Bricktown Ballpark updates provide venue options

By Molly M. Fleming

The Journal Record


OKLAHOMA CITY – Architect Patrick Schoenfeldt carved out a brighter diamond at Chickasaw Bricktown Ballpark.


Schoenfeldt worked with the city of Oklahoma City and the Oklahoma City Dodgers on the renovation design for The Diamond Lounge. The lounge is now named Oklahoma Fidelity Bank Club.


Schoenfeldt works at Studio Architecture. Sports venues are in the firm’s foray, with updates at the University of Oklahoma’s Lloyd Noble Center on its projects board.


The Oklahoma Fidelity Bank Club was expanded from 2,500 square feet to 5,000 square feet, with a 170-person seating capacity. The Dodgers removed four suites to make the extra room, opening the second-floor space to a ballpark view. People can sit on a large, gray couch and have a behind-home-plate view of the ballpark.


The space is not only for ticket holders. The team is marketing it as an event space, said Michael Byrnes, Dodgers president and general manager. He said the management’s event staff will soon start showing it to planners, looking for the next meeting area.


“We have it set up so they can do a bunch of different setups,” said Schoenfeldt. The space now has roll-down screens for presentations.


Interior designers Shelly Stephens and Katherine Olmstead made sure the furniture could be rearranged to accommodate an event.


“We were mainly trying to raise the presence there,” Schoenfeldt said. “We wanted to give them a lot of venue options.”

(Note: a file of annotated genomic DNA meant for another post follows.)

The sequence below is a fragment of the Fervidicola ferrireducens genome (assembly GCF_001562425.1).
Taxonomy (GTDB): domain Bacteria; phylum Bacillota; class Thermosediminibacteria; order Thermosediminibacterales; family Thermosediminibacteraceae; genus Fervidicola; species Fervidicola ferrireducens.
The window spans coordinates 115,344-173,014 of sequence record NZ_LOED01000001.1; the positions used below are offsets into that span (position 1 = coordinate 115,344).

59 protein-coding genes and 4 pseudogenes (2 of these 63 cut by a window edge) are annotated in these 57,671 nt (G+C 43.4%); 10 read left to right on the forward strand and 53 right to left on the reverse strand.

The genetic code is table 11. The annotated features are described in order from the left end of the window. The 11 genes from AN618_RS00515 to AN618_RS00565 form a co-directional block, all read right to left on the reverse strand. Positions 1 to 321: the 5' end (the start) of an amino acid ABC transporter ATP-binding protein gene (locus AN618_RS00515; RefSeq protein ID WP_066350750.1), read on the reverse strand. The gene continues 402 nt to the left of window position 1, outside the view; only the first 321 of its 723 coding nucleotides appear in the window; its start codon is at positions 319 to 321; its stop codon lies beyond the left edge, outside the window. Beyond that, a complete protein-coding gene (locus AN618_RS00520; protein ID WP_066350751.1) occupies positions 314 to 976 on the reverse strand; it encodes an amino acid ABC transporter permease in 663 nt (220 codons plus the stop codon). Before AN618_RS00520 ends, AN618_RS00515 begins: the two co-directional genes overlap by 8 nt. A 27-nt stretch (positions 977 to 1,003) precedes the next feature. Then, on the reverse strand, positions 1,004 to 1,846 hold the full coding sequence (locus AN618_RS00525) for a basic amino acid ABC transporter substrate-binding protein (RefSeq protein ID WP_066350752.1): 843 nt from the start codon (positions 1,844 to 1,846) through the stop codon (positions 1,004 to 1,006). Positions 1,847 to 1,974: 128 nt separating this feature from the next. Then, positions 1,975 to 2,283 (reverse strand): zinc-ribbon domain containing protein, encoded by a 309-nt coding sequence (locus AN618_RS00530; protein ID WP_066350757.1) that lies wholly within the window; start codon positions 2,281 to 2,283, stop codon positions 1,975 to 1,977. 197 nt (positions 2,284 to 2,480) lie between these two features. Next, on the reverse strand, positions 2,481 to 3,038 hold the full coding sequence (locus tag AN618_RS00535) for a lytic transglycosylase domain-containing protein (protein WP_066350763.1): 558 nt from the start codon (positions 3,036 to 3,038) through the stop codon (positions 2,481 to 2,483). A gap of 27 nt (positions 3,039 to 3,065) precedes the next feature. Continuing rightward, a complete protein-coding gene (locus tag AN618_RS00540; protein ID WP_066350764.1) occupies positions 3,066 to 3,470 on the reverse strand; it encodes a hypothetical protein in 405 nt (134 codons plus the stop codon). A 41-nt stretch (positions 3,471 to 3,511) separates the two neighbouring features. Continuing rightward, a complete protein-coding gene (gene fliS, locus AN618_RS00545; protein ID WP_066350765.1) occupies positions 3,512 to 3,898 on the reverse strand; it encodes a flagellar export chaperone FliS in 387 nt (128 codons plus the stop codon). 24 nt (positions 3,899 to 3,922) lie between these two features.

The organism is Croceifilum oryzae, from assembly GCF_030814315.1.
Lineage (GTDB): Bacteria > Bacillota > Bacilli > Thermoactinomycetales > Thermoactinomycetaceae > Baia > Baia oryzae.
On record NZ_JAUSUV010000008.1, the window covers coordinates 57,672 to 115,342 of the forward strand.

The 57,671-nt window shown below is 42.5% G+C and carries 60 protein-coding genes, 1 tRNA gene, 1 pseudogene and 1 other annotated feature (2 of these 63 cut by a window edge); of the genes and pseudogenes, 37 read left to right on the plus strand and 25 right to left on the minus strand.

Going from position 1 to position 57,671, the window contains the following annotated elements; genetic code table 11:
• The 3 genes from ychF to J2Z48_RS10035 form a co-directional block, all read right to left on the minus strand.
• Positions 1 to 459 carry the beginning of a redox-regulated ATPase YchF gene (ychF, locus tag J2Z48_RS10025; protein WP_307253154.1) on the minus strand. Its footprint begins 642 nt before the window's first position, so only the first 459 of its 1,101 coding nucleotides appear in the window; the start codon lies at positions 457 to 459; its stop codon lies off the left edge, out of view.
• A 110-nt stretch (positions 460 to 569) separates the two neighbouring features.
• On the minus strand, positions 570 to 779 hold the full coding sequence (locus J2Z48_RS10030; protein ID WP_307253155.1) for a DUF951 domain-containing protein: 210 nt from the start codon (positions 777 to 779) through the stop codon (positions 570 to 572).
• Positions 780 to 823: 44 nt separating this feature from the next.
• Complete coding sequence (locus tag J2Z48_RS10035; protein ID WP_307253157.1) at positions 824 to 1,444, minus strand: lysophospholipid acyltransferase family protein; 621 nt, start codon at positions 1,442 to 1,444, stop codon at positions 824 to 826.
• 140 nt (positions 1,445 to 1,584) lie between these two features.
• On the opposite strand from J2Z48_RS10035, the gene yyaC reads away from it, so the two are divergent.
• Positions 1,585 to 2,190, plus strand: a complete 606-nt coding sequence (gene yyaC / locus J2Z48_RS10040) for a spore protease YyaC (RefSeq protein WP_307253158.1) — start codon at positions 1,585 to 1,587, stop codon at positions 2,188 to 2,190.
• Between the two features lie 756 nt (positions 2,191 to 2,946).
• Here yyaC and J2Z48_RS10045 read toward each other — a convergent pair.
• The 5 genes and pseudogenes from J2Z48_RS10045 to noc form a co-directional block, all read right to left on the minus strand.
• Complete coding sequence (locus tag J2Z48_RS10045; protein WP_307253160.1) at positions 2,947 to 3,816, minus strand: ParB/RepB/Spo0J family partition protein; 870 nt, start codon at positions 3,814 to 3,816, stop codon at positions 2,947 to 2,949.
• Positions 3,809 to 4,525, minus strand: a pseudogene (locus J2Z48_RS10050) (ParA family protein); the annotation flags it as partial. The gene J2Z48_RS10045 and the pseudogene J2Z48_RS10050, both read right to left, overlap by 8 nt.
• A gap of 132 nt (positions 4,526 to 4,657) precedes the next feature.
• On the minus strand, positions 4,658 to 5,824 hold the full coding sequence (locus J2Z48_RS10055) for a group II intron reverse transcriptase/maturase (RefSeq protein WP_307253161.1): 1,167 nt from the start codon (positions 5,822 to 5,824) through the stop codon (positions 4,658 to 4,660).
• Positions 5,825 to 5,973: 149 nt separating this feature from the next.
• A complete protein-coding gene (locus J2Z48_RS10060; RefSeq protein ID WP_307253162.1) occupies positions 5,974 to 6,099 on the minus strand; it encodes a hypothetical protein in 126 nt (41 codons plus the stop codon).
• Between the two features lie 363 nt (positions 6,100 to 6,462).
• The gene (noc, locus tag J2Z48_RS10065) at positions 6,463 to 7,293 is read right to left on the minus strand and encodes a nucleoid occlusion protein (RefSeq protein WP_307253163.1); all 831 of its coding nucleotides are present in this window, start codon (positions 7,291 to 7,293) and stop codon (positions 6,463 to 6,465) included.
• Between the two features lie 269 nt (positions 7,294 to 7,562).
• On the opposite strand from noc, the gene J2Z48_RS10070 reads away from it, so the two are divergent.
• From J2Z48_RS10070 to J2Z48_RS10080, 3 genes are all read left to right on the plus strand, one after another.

The renovation was more challenging than just new paint and furniture. There was no direct way for suites-seated fans to get to the lounge.


The stairway was at the east end. Studio Architecture priced the stairs and luckily they fit the $750,000 budget. The stairs are cut so they are east of the lounge, but open directly into the space. The stairs hang off the above structure since there are no footings on the second floor.


The project was funded by the $1-per-ticket facility fee, which the Dodgers started taking three years ago, Byrnes said. The fund is managed by the Dodgers and the city. The Oklahoma Fidelity Club update is the first major project with the money.


The lounge update called for a change to the food options as well. There are now more than 12 menus that will rotate through the buffet line at the club.


But Byrnes said the club recognizes there are classics that must remain at such a venue, even in a renovated lounge.


“It’s important to still have hot dogs,” he said. “There are some people that because they are at a ballpark, they want a hot dog.”


This will be the 20th season that baseball has been played at Chickasaw Bricktown Ballpark. The Dodgers have an array of events planned around the anniversary. Ticket package sales are up 8 percent compared with last year, Byrnes said. Group ticket sales are on par with last year, but those sales will continue during the season as well. Individual tickets went on sale a week ago and the first game is April 6.


Byrnes said he’s hearing from the Los Angeles Dodgers staff that the Oklahoma City team should do well this year. But Byrnes can’t control who walks onto the field at Chickasaw Bricktown Ballpark. He has to make sure the fans have a good experience.


The updates help people keep up excitement about the venue, he said.


“We can’t control wins and losses,” he said. “We don’t even know our roster in the first of April. But we can control the experience and make sure the ballpark is clean. The improvements at the ballpark speak volumes to our commitment to the facility.”